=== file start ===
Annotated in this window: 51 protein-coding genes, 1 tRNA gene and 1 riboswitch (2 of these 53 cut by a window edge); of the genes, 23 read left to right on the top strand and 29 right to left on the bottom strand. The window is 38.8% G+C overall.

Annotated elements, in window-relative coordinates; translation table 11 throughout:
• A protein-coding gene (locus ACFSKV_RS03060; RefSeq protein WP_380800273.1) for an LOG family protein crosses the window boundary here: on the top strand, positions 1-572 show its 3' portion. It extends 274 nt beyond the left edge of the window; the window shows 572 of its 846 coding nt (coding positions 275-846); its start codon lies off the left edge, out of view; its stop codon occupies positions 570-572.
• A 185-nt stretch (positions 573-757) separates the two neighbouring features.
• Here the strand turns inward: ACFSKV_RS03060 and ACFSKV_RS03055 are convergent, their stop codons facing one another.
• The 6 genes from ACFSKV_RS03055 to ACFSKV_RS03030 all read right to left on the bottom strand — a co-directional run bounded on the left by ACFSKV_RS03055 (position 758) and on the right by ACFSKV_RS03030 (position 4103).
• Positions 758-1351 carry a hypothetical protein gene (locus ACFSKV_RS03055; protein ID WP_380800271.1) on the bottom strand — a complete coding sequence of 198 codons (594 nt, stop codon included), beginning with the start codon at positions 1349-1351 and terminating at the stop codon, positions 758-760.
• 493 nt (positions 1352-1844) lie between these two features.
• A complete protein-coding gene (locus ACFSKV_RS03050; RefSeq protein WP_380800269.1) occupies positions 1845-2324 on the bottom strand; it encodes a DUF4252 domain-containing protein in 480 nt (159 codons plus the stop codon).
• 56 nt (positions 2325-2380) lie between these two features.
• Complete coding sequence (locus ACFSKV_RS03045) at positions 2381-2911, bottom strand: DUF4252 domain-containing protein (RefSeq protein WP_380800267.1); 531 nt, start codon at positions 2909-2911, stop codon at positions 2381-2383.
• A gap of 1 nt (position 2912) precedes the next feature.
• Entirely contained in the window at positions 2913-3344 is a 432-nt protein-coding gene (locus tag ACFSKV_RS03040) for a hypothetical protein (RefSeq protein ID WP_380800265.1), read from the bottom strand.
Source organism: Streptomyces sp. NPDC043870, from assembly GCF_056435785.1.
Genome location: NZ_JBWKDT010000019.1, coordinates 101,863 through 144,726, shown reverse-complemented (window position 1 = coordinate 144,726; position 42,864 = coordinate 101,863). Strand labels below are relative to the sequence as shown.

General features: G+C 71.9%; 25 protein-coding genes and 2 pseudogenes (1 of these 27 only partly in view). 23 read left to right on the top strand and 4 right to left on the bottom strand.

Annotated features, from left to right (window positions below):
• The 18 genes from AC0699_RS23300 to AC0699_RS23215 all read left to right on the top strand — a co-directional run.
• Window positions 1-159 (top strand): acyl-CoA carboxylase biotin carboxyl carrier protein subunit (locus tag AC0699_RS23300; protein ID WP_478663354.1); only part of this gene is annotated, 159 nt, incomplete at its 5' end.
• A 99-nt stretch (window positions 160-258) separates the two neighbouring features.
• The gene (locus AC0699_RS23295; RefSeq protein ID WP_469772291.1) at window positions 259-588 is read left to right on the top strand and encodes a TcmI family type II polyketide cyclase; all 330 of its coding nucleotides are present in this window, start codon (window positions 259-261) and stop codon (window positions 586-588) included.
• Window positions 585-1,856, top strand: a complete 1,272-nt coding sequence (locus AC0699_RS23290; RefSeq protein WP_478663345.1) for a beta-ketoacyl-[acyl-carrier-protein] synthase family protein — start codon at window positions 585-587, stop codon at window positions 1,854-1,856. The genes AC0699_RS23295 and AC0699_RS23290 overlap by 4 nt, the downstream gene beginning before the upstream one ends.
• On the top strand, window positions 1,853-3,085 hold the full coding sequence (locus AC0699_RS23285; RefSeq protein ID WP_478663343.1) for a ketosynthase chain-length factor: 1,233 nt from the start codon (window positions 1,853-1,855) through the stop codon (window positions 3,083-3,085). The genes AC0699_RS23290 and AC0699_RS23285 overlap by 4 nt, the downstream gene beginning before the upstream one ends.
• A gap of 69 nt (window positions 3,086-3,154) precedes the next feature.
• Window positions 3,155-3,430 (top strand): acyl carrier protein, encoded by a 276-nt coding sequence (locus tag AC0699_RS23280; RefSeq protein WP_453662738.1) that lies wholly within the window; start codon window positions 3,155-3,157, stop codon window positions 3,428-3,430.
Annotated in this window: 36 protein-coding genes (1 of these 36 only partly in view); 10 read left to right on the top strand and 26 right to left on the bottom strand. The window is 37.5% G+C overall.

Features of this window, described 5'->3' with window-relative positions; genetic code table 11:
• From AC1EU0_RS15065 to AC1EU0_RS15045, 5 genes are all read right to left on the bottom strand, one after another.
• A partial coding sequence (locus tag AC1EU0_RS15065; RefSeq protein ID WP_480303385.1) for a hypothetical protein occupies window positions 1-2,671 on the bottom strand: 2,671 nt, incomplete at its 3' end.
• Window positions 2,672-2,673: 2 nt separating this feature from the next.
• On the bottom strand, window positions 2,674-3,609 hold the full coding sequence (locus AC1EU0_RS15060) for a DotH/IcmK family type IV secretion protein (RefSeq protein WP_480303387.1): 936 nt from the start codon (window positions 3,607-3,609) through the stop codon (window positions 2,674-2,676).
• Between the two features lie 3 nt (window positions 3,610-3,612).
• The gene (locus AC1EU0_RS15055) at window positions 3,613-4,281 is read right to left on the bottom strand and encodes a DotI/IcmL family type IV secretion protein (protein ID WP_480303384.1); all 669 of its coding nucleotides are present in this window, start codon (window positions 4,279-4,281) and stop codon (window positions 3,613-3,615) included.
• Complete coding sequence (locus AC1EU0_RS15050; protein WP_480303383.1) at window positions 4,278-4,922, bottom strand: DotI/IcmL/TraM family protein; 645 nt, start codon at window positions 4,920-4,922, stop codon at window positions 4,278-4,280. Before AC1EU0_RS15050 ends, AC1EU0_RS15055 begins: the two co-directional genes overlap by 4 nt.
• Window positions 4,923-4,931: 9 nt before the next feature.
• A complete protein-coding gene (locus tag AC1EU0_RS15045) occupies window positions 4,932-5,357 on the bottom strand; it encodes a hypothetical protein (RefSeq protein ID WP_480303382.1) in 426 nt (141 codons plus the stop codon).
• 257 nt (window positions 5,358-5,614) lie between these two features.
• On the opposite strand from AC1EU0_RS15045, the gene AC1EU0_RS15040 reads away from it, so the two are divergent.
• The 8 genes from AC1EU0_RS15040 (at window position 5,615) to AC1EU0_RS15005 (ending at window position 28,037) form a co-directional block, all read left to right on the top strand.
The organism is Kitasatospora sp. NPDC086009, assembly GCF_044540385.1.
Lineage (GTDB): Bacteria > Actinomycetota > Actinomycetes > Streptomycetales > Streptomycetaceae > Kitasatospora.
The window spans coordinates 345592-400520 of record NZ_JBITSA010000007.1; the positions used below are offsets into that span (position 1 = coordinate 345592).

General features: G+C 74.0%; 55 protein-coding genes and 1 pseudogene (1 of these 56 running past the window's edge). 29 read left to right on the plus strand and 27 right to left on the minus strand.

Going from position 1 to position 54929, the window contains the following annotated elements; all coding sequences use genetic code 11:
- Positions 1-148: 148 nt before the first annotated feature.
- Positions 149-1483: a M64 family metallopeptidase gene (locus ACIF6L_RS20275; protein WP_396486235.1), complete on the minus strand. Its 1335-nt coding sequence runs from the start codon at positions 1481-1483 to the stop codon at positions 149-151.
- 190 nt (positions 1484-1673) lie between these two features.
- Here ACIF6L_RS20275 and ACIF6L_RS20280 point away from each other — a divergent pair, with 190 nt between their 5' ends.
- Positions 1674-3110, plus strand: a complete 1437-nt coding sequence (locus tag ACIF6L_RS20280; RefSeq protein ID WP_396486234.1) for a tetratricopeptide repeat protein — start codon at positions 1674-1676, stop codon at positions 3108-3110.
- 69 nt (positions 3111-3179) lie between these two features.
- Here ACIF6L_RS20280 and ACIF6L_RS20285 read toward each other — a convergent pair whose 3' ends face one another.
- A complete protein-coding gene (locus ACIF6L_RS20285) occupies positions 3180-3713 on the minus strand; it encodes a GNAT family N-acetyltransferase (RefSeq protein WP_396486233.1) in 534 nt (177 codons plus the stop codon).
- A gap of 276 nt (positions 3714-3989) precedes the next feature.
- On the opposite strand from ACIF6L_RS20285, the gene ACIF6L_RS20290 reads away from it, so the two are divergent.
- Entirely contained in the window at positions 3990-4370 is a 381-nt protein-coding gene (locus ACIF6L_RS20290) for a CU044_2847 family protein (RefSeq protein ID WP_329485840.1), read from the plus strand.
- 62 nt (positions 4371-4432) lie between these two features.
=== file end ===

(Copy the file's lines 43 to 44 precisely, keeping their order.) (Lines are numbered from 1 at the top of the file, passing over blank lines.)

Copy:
General features: G+C 74.0%; 55 protein-coding genes and 1 pseudogene (1 of these 56 running past the window's edge). 29 read left to right on the plus strand and 27 right to left on the minus strand.

Going from position 1 to position 54929, the window contains the following annotated elements; all coding sequences use genetic code 11: